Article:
It was a brilliant success for the Dutch race's new course as the peloton broke out into war much earlier than one might have expected on the race around Limburg, now missing the Cauberg finish, splitting the race into more, and much smaller groups going into the final laps. All of this was to the advantage of Gilbert, who could get himself into the select front group and use his tactical nous to better effect than could be possible on a finishing climb.
No, today's race all broke apart on the Kruisberg with around forty kilometres to go, after Fabian Grellier of Direct Energie, the last survivor from a break containing Lars Boom, Vincenzo Albanese, Stijn Vandenbergh, Mads Wurtz, Lars Boom, Stijn Vandenbergh, Tim Ariesen, Nikita Stalnov, Michal Paluta, Brendan Canty, Johann Van Zyl, Kenneth Van Rooy and Pieter Van Speybrouck, was mopped out by a mobbing peloton, each team anxious to be in front in anticipation of the attacks that would inevitably break out. That they did, with Tiesj Benoot the first to make a move, and the first to succeed in doing so. With him immediately jumped Gilbert and Sky's Sergio Henao. Soon after a bridge was made by Bert-Jan Lindeman of LottoNL-Jumbo and Orica-Scott's Michael Albasini. The group were later joined by Ion Izagirre of Bahrain-Merida, Dimension Data's Nathan Haas and Movistar's Spanish champion José Joaquín Rojas. Benoot, the instigator and Lindeman would soon make forced exits from the group, Benoot suffering a puncture and Lindeman being dropped.
With so many big names in the chasing group and the race coming closer together as the race hit the Keutenberg thirty klicks out - the lead group only had ten seconds advantage at that point - it was no great surprise to see Greg Van Avermaet, the season's other star, making his move. He sprinted up the climb, dragging Michal Kwiatkowski and Alejandro Valverde with him, ending up forming a chase group behind the Gilbert sextet with Tim Wellens and Fabio Felline, but that wasn't enough for the Pole, who accelerated up to the lead group, accompanying his team mate Henao. It proved a wise decision, as the group would never quite make it up to the front, even when joined with Bob Jungels, Warren Barguil and Ruí Costa. Jungels and Valverde ended up glass-cranking owing to their team mates in the front group, meaning Van Avermaet had to do the majority of the work, and he wasn't capable of taking back time on the more cohesive lead group.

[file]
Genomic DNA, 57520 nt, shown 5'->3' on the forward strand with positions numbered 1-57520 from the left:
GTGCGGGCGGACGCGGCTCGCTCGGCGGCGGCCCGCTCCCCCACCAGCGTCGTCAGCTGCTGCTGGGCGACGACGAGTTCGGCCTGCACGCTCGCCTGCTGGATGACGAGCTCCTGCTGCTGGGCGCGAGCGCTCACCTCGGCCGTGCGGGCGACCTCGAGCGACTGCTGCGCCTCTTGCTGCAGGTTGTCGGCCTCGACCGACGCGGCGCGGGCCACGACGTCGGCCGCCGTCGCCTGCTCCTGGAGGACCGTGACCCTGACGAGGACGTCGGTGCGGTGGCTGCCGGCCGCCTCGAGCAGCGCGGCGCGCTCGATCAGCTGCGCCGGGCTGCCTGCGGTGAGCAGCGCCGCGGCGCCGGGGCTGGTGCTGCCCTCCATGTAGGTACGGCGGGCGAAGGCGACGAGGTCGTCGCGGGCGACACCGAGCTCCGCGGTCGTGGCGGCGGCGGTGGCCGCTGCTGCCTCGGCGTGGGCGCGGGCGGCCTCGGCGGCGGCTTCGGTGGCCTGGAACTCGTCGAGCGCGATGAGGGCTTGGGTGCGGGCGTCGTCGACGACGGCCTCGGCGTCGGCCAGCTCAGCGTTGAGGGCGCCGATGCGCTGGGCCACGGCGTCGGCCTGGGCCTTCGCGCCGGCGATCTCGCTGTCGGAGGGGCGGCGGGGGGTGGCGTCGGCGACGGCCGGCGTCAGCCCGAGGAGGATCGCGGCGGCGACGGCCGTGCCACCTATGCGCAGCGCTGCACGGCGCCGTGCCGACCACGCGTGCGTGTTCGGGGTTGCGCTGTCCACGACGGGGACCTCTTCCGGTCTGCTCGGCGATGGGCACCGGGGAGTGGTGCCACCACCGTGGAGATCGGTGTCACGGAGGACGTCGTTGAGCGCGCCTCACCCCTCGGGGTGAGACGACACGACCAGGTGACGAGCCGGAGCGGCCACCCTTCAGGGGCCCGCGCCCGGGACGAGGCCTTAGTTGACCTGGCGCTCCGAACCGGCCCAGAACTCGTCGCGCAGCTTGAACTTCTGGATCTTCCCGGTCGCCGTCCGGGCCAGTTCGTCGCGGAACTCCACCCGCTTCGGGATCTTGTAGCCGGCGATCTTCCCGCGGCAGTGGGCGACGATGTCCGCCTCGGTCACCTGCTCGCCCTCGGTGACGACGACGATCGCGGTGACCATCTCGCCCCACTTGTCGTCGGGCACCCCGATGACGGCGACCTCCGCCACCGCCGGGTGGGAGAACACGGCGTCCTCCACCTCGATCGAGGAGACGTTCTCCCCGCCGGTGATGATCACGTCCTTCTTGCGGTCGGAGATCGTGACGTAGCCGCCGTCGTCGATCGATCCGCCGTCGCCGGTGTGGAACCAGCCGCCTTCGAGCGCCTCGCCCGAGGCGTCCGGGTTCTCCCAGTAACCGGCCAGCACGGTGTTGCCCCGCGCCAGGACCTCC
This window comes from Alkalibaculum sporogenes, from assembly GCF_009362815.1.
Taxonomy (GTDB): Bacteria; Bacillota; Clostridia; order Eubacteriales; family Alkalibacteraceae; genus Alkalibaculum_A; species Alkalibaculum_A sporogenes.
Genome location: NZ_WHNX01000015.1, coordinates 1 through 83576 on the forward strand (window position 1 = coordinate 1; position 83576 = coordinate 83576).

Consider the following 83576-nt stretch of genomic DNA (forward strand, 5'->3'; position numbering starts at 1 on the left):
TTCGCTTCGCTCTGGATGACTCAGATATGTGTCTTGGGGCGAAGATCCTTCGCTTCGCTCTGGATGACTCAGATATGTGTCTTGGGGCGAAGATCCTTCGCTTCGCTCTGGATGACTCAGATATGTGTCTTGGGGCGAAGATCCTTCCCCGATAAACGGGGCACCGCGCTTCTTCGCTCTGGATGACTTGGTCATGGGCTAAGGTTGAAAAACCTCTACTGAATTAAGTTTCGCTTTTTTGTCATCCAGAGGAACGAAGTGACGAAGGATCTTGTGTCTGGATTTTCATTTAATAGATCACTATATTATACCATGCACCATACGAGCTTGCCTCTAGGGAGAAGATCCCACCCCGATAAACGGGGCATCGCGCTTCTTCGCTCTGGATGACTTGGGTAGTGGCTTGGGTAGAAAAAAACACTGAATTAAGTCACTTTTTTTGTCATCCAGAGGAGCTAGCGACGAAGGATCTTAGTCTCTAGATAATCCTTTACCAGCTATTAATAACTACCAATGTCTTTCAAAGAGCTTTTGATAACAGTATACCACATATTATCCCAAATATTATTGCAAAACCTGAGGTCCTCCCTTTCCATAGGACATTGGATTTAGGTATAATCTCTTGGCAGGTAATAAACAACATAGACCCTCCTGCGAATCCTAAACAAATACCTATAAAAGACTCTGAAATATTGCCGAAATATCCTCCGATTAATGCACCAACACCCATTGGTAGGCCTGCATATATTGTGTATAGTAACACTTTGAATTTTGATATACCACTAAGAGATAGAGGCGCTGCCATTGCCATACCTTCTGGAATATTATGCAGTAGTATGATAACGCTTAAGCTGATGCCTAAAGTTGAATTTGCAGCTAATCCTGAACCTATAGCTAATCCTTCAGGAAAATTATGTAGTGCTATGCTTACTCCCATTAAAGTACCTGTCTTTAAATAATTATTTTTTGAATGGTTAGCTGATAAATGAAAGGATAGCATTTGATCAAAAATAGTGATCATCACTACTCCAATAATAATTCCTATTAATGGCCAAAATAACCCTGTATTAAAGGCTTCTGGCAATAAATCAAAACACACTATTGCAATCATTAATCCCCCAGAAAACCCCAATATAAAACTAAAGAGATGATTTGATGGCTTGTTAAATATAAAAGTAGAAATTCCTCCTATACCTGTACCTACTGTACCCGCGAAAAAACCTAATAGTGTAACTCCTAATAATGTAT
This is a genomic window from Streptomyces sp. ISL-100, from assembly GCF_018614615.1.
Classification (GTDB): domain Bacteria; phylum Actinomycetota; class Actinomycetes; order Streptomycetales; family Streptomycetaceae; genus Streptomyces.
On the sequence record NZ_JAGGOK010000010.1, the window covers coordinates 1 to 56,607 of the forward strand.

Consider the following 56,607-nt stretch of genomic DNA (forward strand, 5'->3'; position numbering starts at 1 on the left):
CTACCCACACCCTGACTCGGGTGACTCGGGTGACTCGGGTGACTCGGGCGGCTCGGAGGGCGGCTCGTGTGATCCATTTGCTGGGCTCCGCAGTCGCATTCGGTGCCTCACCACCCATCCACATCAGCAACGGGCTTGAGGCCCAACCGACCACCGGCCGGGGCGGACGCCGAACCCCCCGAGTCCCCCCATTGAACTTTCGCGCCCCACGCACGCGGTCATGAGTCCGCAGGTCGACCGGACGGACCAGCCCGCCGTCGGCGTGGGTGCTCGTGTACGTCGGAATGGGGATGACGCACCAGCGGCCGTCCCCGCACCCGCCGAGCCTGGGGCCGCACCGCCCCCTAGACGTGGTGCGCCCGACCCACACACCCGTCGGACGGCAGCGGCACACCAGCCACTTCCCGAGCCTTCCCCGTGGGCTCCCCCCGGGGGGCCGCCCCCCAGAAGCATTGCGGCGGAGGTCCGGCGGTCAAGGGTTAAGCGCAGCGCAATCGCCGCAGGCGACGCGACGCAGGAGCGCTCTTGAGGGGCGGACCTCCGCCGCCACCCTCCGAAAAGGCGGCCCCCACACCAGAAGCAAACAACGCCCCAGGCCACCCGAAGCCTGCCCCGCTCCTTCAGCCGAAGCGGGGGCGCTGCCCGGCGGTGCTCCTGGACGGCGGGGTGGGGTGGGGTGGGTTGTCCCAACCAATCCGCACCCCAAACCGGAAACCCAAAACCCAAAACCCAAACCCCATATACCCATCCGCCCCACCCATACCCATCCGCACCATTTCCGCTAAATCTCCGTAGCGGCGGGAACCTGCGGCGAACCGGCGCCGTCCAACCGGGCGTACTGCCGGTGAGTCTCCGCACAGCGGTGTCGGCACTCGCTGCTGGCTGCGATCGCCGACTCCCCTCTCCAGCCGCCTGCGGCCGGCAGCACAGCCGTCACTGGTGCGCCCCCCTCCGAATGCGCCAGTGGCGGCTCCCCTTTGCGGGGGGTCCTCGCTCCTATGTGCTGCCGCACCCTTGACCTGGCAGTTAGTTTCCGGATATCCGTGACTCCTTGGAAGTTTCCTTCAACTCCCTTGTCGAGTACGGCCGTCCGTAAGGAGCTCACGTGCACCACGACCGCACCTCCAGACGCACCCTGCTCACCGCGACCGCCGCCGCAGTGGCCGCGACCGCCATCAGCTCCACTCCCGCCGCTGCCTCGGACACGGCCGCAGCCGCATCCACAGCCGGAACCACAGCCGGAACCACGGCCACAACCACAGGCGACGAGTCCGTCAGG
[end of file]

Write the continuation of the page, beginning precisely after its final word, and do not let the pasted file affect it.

Kwiatkowski and Henao however immediately looked to make use of their numerical advantage and put their stamp over the race, with Henao taking a lot of pulls. He and Gilbert were the two biggest workers in the group, but they showed no sign of slowing in the latter kilometres until Kwiatkowski made an attack on the final hill, the Bemelerberg. Gilbert immediately responded to the threat, and Kwiatkowski slowed, but went again, again only bringing Gilbert, who made his own move, forcing the duo clear. They worked cohesively until the flamme rouge, with only Izagirre working to bring them back, having enough of a gap to play cat-and-mouse in the final kilometre. Gilbert slowed, looked around, leant on the top tube and flicked his elbow, but nothing could convince Kwiatkowski to come around until a time of his choosing.
That time, however, was just a bit too early. The Pole's acceleration contained enough venom to knock Gilbert back, but the champion of Belgium winched his way back into the slipstream and ahead of Kwiatkowski, raising his arms in the air to celebrate another classic victory.